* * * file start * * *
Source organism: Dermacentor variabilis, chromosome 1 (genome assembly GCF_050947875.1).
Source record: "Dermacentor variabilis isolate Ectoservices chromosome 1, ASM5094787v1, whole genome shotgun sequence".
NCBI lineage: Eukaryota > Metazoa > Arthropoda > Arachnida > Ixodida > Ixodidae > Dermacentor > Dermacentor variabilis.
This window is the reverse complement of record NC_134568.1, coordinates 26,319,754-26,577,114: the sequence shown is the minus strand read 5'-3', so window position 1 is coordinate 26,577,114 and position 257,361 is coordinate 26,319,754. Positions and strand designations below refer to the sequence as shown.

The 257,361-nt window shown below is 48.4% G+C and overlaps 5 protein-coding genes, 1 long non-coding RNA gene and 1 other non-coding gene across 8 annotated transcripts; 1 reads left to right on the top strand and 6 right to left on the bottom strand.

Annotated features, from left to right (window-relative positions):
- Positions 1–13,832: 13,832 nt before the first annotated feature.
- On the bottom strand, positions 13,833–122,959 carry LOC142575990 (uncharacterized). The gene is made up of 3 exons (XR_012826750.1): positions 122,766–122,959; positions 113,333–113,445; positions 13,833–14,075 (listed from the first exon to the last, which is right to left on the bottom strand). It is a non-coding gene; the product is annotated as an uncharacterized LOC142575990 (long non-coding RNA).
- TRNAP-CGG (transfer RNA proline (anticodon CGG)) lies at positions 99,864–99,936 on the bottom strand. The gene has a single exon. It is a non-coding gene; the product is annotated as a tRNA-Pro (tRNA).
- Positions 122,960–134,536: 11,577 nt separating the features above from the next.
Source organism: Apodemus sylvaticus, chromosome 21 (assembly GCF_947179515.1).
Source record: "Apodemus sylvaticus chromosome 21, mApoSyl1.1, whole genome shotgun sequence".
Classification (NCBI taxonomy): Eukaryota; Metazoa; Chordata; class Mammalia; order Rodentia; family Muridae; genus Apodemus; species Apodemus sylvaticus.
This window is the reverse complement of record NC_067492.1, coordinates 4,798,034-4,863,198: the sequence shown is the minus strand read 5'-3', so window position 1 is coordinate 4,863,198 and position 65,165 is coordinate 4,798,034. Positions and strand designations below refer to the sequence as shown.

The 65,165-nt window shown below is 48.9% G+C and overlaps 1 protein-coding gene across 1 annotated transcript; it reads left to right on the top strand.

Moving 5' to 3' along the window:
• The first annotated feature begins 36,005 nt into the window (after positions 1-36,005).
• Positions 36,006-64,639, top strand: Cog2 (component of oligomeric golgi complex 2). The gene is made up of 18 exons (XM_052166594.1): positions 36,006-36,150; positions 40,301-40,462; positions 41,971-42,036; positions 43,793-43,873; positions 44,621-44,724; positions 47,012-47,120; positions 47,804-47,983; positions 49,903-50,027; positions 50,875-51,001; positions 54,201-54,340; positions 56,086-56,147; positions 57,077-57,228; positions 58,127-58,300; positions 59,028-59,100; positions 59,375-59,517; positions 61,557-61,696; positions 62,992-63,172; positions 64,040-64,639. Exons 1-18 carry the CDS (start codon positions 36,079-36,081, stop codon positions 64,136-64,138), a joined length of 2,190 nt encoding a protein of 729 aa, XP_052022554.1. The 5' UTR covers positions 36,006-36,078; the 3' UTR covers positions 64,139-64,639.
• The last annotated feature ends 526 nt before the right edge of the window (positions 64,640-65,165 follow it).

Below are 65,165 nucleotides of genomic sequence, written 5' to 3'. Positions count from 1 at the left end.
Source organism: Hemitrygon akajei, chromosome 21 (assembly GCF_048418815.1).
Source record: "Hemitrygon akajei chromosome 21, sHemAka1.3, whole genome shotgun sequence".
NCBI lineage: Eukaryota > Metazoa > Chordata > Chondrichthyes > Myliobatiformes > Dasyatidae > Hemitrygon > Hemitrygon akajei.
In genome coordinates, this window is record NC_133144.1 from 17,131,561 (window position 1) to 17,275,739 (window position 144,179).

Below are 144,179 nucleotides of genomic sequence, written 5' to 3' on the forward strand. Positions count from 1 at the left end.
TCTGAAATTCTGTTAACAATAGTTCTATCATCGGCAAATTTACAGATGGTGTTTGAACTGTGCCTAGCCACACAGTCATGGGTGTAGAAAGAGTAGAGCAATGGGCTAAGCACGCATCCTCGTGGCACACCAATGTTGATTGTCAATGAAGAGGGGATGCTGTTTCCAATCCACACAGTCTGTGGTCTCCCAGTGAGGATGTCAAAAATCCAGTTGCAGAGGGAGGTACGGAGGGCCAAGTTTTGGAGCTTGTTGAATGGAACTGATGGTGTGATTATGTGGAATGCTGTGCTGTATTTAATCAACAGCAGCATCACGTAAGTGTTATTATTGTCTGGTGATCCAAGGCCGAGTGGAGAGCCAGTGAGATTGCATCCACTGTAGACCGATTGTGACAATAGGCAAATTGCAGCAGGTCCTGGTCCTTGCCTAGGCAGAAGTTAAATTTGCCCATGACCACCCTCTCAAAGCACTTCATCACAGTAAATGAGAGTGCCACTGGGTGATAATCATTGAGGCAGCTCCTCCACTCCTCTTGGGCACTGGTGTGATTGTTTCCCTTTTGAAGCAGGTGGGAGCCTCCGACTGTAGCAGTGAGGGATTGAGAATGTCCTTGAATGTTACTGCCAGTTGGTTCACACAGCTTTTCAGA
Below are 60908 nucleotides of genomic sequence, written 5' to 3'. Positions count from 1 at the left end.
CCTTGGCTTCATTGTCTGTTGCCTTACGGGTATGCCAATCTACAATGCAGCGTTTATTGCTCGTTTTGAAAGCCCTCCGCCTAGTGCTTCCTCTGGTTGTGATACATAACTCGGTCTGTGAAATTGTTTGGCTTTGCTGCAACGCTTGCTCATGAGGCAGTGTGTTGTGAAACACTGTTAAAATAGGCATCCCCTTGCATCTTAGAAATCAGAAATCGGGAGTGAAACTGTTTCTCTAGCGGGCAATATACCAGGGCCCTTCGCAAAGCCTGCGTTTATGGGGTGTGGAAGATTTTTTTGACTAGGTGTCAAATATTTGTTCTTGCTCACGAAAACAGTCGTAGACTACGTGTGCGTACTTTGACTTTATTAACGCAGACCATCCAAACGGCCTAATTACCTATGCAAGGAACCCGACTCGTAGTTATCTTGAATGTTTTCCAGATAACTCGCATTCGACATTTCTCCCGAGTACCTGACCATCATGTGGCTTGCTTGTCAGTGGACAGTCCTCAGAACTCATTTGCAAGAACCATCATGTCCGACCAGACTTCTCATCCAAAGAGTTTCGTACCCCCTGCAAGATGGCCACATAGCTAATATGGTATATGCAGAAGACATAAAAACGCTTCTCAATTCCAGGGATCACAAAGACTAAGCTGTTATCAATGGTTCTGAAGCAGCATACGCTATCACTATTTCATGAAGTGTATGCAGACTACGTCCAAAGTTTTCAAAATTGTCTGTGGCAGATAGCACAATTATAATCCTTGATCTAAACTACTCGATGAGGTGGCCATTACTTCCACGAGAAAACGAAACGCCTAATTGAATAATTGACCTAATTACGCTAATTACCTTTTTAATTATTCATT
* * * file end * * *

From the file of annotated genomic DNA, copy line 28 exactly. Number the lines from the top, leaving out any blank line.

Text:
CCTTGGCTTCATTGTCTGTTGCCTTACGGGTATGCCAATCTACAATGCAGCGTTTATTGCTCGTTTTGAAAGCCCTCCGCCTAGTGCTTCCTCTGGTTGTGATACATAACTCGGTCTGTGAAATTGTTTGGCTTTGCTGCAACGCTTGCTCATGAGGCAGTGTGTTGTGAAACACTGTTAAAATAGGCATCCCCTTGCATCTTAGAAATCAGAAATCGGGAGTGAAACTGTTTCTCTAGCGGGCAATATACCAGGGCCCTTCGCAAAGCCTGCGTTTATGGGGTGTGGAAGATTTTTTTGACTAGGTGTCAAATATTTGTTCTTGCTCACGAAAACAGTCGTAGACTACGTGTGCGTACTTTGACTTTATTAACGCAGACCATCCAAACGGCCTAATTACCTATGCAAGGAACCCGACTCGTAGTTATCTTGAATGTTTTCCAGATAACTCGCATTCGACATTTCTCCCGAGTACCTGACCATCATGTGGCTTGCTTGTCAGTGGACAGTCCTCAGAACTCATTTGCAAGAACCATCATGTCCGACCAGACTTCTCATCCAAAGAGTTTCGTACCCCCTGCAAGATGGCCACATAGCTAATATGGTATATGCAGAAGACATAAAAACGCTTCTCAATTCCAGGGATCACAAAGACTAAGCTGTTATCAATGGTTCTGAAGCAGCATACGCTATCACTATTTCATGAAGTGTATGCAGACTACGTCCAAAGTTTTCAAAATTGTCTGTGGCAGATAGCACAATTATAATCCTTGATCTAAACTACTCGATGAGGTGGCCATTACTTCCACGAGAAAACGAAACGCCTAATTGAATAATTGACCTAATTACGCTAATTACCTTTTTAATTATTCATT